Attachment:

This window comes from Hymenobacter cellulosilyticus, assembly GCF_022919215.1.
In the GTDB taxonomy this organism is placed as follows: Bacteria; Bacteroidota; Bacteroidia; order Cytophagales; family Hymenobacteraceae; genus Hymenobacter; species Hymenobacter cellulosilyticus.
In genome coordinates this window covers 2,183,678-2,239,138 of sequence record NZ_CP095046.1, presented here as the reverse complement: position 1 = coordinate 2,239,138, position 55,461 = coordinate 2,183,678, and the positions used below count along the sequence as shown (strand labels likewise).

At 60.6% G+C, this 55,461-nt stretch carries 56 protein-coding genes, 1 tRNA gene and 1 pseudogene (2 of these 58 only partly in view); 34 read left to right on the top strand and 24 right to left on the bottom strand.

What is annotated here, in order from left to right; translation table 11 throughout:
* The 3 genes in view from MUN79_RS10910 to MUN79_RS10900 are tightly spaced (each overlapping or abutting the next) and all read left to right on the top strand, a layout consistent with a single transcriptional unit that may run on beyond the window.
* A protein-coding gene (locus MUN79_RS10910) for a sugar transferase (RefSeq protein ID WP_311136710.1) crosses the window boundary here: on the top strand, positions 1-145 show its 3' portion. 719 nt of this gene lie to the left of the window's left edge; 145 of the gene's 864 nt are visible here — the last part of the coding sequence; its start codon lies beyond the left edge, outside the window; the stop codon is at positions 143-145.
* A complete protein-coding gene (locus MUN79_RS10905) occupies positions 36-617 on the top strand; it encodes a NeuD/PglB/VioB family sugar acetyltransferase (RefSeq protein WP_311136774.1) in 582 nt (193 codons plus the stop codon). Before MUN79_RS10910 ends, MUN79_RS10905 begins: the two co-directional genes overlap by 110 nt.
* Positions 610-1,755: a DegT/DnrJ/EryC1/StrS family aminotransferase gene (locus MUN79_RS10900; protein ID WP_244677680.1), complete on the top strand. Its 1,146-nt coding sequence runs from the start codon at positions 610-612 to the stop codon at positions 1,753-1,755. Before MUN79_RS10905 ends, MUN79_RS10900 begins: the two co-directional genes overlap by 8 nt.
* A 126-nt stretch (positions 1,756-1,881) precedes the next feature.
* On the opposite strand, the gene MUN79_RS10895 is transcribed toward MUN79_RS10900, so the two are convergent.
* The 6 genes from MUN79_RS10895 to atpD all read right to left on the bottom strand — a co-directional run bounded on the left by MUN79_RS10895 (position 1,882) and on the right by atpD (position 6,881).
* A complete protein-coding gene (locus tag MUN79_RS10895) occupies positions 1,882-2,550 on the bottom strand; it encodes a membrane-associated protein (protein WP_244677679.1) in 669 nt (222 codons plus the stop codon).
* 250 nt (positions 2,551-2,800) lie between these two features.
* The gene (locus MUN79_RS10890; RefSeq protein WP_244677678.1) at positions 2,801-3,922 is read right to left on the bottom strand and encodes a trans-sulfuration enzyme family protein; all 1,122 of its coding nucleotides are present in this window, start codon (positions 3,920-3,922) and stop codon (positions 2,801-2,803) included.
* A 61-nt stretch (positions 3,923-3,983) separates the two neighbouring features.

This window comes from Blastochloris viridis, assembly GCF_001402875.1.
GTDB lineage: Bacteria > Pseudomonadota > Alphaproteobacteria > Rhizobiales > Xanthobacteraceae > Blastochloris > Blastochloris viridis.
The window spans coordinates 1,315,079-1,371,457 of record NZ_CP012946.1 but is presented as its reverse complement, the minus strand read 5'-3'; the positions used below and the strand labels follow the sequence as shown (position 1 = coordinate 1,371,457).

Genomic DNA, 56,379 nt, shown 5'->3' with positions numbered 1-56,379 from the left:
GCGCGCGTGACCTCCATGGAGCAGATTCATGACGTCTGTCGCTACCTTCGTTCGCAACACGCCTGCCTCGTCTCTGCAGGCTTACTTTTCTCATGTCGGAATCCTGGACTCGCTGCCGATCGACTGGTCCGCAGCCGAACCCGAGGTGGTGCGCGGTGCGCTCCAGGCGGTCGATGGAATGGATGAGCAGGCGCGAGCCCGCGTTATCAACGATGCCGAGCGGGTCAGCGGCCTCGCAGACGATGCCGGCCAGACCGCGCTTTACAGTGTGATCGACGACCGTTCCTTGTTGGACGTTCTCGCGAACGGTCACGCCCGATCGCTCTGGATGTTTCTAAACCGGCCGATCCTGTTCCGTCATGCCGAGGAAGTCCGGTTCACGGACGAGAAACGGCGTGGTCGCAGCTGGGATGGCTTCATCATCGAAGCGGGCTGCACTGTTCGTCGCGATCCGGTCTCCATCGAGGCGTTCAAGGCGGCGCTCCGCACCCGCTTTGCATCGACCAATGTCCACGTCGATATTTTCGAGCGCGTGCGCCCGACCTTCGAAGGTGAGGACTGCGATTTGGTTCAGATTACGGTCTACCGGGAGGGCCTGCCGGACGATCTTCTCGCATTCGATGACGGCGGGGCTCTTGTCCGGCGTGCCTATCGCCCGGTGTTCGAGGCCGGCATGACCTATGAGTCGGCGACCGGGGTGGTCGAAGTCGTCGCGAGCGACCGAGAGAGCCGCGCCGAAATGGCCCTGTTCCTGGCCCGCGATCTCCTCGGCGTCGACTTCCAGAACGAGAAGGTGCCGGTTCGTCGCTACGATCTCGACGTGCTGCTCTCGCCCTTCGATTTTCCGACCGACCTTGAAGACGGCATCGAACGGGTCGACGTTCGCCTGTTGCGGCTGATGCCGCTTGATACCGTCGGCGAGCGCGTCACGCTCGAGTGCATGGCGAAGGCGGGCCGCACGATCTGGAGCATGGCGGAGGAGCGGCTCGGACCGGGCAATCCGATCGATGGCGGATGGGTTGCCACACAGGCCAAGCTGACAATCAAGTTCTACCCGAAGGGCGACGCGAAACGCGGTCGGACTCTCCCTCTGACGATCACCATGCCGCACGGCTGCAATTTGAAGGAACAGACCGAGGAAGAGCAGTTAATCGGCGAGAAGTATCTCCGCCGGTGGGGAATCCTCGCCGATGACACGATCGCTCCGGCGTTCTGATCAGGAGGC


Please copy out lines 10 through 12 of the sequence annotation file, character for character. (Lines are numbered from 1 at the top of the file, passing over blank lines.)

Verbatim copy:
* A 126-nt stretch (positions 1,756-1,881) precedes the next feature.
* On the opposite strand, the gene MUN79_RS10895 is transcribed toward MUN79_RS10900, so the two are convergent.
* The 6 genes from MUN79_RS10895 to atpD all read right to left on the bottom strand — a co-directional run bounded on the left by MUN79_RS10895 (position 1,882) and on the right by atpD (position 6,881).